Module selection for utility-scale solar sites in 2019 is likely to see the widespread availability of higher performance products with average selling prices significantly lower than witnessed over the past 12-18 months.
While on the surface, this may appear as a dream-come-true for project developers and EPCs (especially outside China), the challenges in identifying bankable suppliers with quality product offerings are set to increase dramatically, placing far more pressure on making the correct decision to mitigate against risk of plant underperformance over a 20-30 year operating lifetime.
This article explains the background to these imminent changes to module supply, including an outline of the module suppliers’ landscape for 2019, while also identifying the most challenging criteria for developers and EPCs in terms of module supplier and technology-type selection.
The discussion below on module technology (and supplier) selection is perhaps the key takeaway for EPCs and developers, providing top-level selection criteria on modules for 2019 and the areas where increased scrutiny will be required.
Data shown here is taken from PV Tech’s Market Research analysis, included in the May 2018 release of the PV Manufacturing & Technology Quarterly report.
Reference is also made to the themes set to be covered in the forthcoming PV ModuleTech 2018 meeting on 23-24 October 2018, in Penang, Malaysia, where module supplier benchmarking is addressed in detail.
72-cell multi modules met utility demand with few questions asked
Until the end of 2017, the PV industry had depended critically on the availability of p-type multi crystalline silicon (p-multi c-Si) modules somewhat as the default go-to choice for utility-scale deployment by many developers and EPCs.
The main exceptions were projects that used First Solar’s Series 4 thin-film panels, or SunPower’s E-Series c-Si premium (n-type back-contact) panels.
An uptick has been seen in the use of p-type mono c-Si panels over the past few years, with much of the deployment here being within China, using modules where the entire value-chain of manufacturing (poly/ingot/wafer/cell/module) has been domestic.
Otherwise, for the (non-China) global developers and EPCs, module selection has been mostly about which supplier of 72-cell p-type multi modules is successful, and less so on the technology type. It is this category of developers/EPCs that needs to be most aware of the changes set to unfold regarding module technologies (mono driven) and the new paradigm of ASPs on offer.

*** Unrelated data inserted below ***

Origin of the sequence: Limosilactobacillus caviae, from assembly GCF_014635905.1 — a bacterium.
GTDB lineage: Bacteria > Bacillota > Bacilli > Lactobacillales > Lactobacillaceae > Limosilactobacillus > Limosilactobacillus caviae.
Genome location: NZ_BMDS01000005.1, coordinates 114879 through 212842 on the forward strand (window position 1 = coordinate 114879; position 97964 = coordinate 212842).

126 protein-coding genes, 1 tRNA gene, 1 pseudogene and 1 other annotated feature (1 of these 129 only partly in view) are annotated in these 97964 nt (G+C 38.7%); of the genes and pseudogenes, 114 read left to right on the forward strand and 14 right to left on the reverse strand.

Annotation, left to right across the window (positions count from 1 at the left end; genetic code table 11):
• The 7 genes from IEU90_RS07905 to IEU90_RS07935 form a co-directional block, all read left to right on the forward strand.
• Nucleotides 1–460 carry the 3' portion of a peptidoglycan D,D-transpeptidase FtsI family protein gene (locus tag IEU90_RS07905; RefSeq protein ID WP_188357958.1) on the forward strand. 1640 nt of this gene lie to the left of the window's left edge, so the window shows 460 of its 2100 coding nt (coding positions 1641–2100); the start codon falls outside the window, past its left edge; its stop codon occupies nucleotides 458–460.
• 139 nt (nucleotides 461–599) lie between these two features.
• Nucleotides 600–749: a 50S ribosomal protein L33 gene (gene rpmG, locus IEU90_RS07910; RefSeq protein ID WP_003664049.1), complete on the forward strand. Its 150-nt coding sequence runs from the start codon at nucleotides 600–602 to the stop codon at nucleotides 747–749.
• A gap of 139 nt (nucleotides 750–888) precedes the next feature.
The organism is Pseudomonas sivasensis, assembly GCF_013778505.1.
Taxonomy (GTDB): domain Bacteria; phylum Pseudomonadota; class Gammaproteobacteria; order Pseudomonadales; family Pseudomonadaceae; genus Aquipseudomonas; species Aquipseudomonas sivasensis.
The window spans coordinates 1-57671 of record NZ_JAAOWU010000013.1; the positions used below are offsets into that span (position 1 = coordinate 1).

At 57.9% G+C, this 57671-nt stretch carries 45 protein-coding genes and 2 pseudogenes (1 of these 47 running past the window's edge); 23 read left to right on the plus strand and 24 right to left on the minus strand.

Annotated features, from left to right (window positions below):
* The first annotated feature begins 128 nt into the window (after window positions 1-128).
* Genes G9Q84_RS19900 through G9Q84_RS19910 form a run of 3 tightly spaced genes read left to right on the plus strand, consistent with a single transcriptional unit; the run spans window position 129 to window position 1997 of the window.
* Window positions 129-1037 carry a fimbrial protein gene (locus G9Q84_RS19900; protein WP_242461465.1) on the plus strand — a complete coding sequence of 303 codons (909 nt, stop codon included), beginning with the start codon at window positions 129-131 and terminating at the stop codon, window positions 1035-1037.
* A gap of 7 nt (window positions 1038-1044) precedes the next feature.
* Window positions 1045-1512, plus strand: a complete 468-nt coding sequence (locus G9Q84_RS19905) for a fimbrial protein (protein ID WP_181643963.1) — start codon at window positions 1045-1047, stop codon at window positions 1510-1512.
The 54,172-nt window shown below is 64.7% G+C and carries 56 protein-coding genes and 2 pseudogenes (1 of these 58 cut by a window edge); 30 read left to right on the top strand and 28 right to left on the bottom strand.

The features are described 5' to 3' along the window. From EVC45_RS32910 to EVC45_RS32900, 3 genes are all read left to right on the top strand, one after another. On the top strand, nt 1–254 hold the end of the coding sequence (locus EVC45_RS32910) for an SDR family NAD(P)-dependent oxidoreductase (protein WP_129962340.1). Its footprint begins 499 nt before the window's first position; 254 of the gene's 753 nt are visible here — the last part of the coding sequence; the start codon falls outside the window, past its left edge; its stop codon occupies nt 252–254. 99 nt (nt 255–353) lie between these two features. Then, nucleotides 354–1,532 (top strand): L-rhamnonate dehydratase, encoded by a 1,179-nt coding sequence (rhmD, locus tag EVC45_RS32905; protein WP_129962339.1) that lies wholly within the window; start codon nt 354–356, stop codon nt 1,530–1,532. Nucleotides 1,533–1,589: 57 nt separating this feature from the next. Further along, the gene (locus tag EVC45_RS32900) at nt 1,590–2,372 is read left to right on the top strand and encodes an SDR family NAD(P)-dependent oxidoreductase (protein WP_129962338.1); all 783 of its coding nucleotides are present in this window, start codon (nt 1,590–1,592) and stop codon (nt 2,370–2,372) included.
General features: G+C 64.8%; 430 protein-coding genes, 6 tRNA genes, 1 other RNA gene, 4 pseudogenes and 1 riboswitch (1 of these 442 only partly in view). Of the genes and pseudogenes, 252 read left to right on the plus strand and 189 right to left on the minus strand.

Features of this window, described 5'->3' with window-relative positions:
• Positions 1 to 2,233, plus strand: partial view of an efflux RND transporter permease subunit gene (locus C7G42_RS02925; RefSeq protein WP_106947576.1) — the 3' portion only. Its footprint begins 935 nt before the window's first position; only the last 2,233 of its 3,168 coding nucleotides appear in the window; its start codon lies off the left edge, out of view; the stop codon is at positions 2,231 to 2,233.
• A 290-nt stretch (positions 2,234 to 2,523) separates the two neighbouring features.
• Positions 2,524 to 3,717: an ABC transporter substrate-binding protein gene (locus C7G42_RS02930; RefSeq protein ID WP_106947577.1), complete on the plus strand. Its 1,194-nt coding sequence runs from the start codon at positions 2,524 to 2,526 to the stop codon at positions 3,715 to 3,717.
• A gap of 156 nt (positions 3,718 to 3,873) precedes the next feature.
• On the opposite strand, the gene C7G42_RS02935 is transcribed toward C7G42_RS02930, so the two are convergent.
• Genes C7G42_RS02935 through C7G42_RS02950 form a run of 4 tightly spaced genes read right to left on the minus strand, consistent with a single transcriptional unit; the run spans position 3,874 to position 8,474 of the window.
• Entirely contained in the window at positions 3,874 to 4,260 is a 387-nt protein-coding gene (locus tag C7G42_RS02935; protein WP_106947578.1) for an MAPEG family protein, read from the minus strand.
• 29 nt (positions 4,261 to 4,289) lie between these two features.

Why has multi been so dominant for utility-scale solar?
The answer to the subheading above is not complicated. Utility solar has been the main driver of growth in the solar industry in the past 10 years, and this has been accompanied by limited supply of mono-grown ingots (needed for mono wafers used to make mono cells/modules).
In fact, capacity and production levels of multi c-Si wafers and cells has rarely been in short supply, maintaining widespread low-cost product availability for developers and EPCs. Barriers-to-entry in making multi wafers have been low, and having GCL-Poly setting up tens of GW of low-cost/low-price wafers set the benchmark for every other multi wafer supplier in China/Taiwan.
Had the world decided collectively overnight that the choice of utility-scale solar was to be confined to First Solar, SunPower or p-type mono modules, then it would have seen more than 80% of utility-scale solar being removed, due entirely to lack of module availability from this subset.
The solar industry is seeing increased supply of mono silicon-based modules, with non-China utility segments set for the greatest shift during 2019 and 2020.
Developers and EPCs have needed 72-cell p-type multi modules to exist. And many of them have been largely unconcerned with origin-of-manufacture, and whether the maker of the product was in Vietnam or Thailand or chosen ad-hoc from one of China’s many quasi-OEM state-funded institutions.
Pricing was low, often serving the primary goal of lowering site capex and maximising profits when flipping signed-off accredited/PPA-secured plants. Product was available in droves, even during the various trade-related cases in recent memory.
If module suppliers and their respective technologies had been created equal, then this would be the end of the story. However, the raft of underperforming solar plants globally today indicates this is clearly not the case, and anyone thinking that solar modules are a commodity offering needs to spend a few hours with asset owners and O&Ms to get a strong reality check.